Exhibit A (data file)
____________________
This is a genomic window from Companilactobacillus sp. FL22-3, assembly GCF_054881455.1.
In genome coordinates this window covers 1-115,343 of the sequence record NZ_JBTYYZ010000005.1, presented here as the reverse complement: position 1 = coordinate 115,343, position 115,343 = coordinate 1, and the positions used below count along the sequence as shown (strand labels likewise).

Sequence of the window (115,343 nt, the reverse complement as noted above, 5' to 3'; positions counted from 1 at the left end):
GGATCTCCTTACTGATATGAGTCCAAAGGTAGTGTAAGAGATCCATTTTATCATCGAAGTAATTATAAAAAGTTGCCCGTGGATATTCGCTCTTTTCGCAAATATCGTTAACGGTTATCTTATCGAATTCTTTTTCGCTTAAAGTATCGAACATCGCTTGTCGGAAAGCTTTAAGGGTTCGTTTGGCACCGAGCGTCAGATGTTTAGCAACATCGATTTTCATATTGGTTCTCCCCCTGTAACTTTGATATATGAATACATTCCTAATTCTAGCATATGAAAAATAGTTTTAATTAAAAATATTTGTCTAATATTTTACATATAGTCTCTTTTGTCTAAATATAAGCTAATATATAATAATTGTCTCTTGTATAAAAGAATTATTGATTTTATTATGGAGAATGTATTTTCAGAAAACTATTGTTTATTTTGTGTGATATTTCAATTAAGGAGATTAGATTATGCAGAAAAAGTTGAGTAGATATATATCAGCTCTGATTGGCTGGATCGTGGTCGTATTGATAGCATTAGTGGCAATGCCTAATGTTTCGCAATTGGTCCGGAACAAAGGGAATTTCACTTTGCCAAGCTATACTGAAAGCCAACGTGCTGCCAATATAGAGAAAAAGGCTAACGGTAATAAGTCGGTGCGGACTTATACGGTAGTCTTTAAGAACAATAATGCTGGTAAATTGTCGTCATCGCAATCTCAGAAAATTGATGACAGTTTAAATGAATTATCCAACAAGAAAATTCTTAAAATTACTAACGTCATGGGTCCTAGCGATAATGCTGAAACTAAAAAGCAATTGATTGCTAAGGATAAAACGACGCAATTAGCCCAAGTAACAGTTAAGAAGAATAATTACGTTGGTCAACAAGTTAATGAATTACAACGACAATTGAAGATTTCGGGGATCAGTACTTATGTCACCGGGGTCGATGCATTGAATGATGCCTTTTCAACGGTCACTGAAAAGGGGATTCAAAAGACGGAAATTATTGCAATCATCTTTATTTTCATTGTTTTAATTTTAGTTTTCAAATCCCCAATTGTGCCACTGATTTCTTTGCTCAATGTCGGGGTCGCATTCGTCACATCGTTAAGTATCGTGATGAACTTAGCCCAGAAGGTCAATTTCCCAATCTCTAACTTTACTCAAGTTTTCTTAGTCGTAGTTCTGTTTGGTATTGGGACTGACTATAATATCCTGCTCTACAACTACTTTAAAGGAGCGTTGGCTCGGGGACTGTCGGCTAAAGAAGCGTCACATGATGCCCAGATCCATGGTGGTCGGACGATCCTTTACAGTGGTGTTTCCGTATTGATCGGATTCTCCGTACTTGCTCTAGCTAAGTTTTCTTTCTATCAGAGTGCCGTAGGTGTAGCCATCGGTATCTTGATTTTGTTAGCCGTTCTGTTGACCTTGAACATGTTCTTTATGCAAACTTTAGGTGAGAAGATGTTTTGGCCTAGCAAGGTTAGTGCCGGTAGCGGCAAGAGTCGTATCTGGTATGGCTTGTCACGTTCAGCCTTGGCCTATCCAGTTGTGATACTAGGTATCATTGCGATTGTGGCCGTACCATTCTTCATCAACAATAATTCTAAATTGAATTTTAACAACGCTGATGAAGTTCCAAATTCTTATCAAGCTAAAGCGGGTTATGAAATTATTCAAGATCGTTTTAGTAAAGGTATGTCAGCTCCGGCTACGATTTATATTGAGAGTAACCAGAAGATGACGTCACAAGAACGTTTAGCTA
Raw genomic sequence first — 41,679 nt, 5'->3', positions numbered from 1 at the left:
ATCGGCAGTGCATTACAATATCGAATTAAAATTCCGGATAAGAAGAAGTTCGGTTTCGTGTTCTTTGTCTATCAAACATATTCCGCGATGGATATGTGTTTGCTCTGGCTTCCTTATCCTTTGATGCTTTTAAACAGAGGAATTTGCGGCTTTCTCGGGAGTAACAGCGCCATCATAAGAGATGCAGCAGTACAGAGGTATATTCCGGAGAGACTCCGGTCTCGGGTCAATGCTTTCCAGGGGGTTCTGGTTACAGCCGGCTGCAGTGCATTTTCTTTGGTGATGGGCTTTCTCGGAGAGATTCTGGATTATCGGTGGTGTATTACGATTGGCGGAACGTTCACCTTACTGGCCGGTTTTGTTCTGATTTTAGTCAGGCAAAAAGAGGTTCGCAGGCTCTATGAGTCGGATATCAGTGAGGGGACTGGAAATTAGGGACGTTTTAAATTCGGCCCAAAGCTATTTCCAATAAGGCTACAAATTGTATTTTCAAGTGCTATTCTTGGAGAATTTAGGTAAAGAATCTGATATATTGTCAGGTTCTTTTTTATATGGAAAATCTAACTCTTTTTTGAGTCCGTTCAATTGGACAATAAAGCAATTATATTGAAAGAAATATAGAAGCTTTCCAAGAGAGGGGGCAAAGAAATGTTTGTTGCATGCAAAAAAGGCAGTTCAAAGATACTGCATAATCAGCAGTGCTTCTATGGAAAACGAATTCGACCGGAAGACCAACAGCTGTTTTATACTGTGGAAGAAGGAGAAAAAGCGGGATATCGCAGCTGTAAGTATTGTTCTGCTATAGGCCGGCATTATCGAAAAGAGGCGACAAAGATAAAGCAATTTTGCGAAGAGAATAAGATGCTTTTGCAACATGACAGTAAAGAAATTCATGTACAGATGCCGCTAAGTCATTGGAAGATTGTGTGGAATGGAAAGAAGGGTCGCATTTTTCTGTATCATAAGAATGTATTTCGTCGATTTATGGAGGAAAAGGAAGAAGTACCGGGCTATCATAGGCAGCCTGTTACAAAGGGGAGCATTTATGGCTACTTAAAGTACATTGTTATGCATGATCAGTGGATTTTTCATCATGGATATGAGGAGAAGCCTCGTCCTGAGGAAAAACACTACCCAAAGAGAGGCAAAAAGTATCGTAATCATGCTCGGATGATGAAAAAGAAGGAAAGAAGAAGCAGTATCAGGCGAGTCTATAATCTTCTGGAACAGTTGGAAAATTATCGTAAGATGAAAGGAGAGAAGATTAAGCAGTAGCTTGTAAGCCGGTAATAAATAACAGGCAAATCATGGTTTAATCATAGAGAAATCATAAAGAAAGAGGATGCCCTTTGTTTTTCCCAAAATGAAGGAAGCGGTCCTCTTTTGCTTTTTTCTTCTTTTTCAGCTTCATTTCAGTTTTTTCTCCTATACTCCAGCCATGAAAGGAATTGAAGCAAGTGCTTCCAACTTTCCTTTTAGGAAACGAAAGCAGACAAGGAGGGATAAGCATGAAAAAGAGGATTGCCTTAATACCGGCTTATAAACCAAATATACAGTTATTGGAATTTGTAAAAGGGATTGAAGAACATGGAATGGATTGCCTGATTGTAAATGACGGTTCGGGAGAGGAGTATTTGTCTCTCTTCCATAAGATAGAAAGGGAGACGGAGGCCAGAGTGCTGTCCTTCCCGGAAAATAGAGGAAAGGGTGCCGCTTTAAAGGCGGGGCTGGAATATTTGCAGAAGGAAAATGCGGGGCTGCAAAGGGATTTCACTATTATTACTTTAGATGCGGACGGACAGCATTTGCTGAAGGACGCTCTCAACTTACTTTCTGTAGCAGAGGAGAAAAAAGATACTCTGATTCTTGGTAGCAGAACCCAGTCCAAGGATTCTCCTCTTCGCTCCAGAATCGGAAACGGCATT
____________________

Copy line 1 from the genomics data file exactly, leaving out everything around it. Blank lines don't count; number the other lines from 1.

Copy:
This is a genomic window from Companilactobacillus sp. FL22-3, assembly GCF_054881455.1.